Author: Richard Cosgrove

Publisher: New Haven Publishing

For someone whose career was estimated to last just six months by his critics, Gary Numan has done remarkably well to sustain success now stretching into its sixth decade, thanks largely to one of the most devoted fanbases in pop.

Counting themselves as one of the most dedicated members of Numan’s army of acolytes since his breakthrough with seminal hits Cars and Are ‘Friends’ Electric? in 1979 is Richard Cosgrove.

Frustrated at the lack of a definitive biography of his idol, Cosgrove has put pen to paper to create his own.

Listen To My Voice is his lovingly relayed account of his idol’s illustrious life and career, from Numan’s formative years in the punk scene to his discovery of electronics which would alter the trajectory of not only his own future, but also set the groundwork for what would be the definitive sound of the early 80s.

Though it comes just three years after Numan’s own autobiography, (R)evolution, this book serves as a companion piece rather than competition due to its meticulously researched and recounted journey through Gary’s genre-jumping work, bringing us right up to the present day, ending with his 1000th gig (and pre-empts next year’s US tour).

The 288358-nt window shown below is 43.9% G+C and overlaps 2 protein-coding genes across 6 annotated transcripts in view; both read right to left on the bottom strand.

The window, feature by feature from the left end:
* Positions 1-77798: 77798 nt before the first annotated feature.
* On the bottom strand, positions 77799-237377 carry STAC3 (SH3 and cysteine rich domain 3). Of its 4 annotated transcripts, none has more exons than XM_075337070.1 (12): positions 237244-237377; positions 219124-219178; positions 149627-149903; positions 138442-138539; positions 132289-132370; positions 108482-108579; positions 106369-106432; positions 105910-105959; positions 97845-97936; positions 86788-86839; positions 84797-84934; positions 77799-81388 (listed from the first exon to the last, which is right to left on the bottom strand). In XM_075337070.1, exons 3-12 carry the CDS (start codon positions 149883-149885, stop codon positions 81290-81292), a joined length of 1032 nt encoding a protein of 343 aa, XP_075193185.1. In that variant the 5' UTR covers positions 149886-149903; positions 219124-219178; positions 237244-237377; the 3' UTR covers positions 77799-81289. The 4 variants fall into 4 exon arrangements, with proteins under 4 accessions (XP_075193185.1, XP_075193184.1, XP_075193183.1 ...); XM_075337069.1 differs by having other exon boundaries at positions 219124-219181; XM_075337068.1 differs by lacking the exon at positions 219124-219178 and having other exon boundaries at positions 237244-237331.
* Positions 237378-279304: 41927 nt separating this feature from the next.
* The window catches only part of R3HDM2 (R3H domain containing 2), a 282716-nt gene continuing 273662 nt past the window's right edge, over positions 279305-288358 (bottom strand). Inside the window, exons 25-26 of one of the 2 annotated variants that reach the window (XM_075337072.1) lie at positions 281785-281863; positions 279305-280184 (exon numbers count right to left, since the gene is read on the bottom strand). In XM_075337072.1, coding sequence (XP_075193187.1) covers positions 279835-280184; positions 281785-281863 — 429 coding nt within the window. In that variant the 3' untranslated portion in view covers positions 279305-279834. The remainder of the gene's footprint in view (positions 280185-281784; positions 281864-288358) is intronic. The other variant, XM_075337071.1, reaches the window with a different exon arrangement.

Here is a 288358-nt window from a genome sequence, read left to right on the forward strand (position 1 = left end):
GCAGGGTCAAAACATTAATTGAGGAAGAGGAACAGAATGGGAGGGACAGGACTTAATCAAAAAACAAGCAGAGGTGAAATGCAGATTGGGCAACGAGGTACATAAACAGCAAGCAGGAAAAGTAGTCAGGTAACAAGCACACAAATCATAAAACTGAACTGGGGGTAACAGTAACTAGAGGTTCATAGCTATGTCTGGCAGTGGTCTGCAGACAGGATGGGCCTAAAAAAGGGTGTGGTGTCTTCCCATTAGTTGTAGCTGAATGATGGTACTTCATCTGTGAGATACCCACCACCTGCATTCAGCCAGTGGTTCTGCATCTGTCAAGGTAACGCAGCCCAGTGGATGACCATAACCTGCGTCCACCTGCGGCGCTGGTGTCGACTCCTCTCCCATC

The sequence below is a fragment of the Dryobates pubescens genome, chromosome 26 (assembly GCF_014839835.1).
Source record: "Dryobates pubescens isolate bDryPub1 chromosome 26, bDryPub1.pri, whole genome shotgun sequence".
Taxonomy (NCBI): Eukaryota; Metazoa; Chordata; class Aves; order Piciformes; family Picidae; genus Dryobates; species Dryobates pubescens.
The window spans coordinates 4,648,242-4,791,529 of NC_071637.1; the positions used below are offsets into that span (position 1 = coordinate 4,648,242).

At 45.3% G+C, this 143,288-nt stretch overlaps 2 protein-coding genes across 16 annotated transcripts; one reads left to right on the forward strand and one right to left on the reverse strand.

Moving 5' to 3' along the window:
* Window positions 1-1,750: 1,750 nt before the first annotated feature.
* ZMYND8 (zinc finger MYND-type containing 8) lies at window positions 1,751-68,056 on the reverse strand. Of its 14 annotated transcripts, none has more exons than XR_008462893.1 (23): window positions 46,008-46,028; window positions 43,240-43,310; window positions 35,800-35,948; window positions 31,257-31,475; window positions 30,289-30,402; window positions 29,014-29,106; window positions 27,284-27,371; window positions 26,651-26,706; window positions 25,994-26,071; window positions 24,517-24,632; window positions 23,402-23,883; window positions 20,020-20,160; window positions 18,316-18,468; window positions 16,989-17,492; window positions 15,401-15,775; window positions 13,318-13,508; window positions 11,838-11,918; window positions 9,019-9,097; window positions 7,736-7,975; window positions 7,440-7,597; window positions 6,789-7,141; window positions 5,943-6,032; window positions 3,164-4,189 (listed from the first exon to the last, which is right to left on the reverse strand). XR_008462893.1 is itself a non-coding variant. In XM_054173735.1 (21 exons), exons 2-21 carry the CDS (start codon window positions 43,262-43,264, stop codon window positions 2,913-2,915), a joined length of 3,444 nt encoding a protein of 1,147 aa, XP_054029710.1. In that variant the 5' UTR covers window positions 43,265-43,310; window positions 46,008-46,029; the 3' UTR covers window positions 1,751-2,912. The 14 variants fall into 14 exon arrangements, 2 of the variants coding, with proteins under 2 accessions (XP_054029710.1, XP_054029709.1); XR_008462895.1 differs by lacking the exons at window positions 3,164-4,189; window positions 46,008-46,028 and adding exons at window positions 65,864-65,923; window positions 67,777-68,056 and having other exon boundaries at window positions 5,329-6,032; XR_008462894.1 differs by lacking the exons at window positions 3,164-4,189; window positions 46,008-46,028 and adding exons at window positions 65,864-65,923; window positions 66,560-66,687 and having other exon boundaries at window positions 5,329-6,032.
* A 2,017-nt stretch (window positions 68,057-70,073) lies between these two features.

It’s often the case that biographers, particularly when they show an enthusiasm for their subject in the way that Cosgrove does, write for the fans, paying close attention to the minutiae of the artist’s work, and this is certainly the case here.

While Numan was honest about personal struggles with subjects such as mental health and fertility in his own book, Listen To My Voice handles these topics with due sensitivity and respect, keeping focus largely on Gary’s body of work.

Drawing from interviews, profiles and reviews conducted in real time, it forms an authentic portrait of the man behind the image that even the most knowledgeable Numanoid will take something from.